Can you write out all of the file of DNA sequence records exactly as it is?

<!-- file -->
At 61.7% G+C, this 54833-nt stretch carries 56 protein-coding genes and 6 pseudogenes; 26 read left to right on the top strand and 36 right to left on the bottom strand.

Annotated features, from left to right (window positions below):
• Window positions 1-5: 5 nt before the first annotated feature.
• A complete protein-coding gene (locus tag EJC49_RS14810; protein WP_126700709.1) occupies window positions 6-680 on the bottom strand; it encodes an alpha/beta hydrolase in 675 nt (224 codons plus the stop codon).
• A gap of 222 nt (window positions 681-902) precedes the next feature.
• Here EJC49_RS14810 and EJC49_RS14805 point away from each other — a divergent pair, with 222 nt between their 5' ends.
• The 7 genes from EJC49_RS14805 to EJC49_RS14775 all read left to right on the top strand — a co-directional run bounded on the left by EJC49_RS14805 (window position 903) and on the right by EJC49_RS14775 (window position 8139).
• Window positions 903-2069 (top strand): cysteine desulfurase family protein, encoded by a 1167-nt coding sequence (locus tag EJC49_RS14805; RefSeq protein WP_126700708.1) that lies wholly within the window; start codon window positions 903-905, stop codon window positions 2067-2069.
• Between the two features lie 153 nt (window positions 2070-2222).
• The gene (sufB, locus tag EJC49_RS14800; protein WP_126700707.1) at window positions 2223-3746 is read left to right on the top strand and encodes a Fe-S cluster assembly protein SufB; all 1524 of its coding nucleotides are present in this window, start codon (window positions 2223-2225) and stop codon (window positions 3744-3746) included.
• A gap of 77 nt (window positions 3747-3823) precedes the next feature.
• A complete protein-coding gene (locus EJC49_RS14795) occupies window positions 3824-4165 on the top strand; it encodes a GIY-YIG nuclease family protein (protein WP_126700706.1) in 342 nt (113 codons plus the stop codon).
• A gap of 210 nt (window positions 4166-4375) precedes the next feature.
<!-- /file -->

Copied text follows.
At 61.7% G+C, this 54833-nt stretch carries 56 protein-coding genes and 6 pseudogenes; 26 read left to right on the top strand and 36 right to left on the bottom strand.

Annotated features, from left to right (window positions below):
• Window positions 1-5: 5 nt before the first annotated feature.
• A complete protein-coding gene (locus tag EJC49_RS14810; protein WP_126700709.1) occupies window positions 6-680 on the bottom strand; it encodes an alpha/beta hydrolase in 675 nt (224 codons plus the stop codon).
• A gap of 222 nt (window positions 681-902) precedes the next feature.
• Here EJC49_RS14810 and EJC49_RS14805 point away from each other — a divergent pair, with 222 nt between their 5' ends.
• The 7 genes from EJC49_RS14805 to EJC49_RS14775 all read left to right on the top strand — a co-directional run bounded on the left by EJC49_RS14805 (window position 903) and on the right by EJC49_RS14775 (window position 8139).
• Window positions 903-2069 (top strand): cysteine desulfurase family protein, encoded by a 1167-nt coding sequence (locus tag EJC49_RS14805; RefSeq protein WP_126700708.1) that lies wholly within the window; start codon window positions 903-905, stop codon window positions 2067-2069.
• Between the two features lie 153 nt (window positions 2070-2222).
• The gene (sufB, locus tag EJC49_RS14800; protein WP_126700707.1) at window positions 2223-3746 is read left to right on the top strand and encodes a Fe-S cluster assembly protein SufB; all 1524 of its coding nucleotides are present in this window, start codon (window positions 2223-2225) and stop codon (window positions 3744-3746) included.
• A gap of 77 nt (window positions 3747-3823) precedes the next feature.
• A complete protein-coding gene (locus EJC49_RS14795) occupies window positions 3824-4165 on the top strand; it encodes a GIY-YIG nuclease family protein (protein WP_126700706.1) in 342 nt (113 codons plus the stop codon).
• A gap of 210 nt (window positions 4166-4375) precedes the next feature.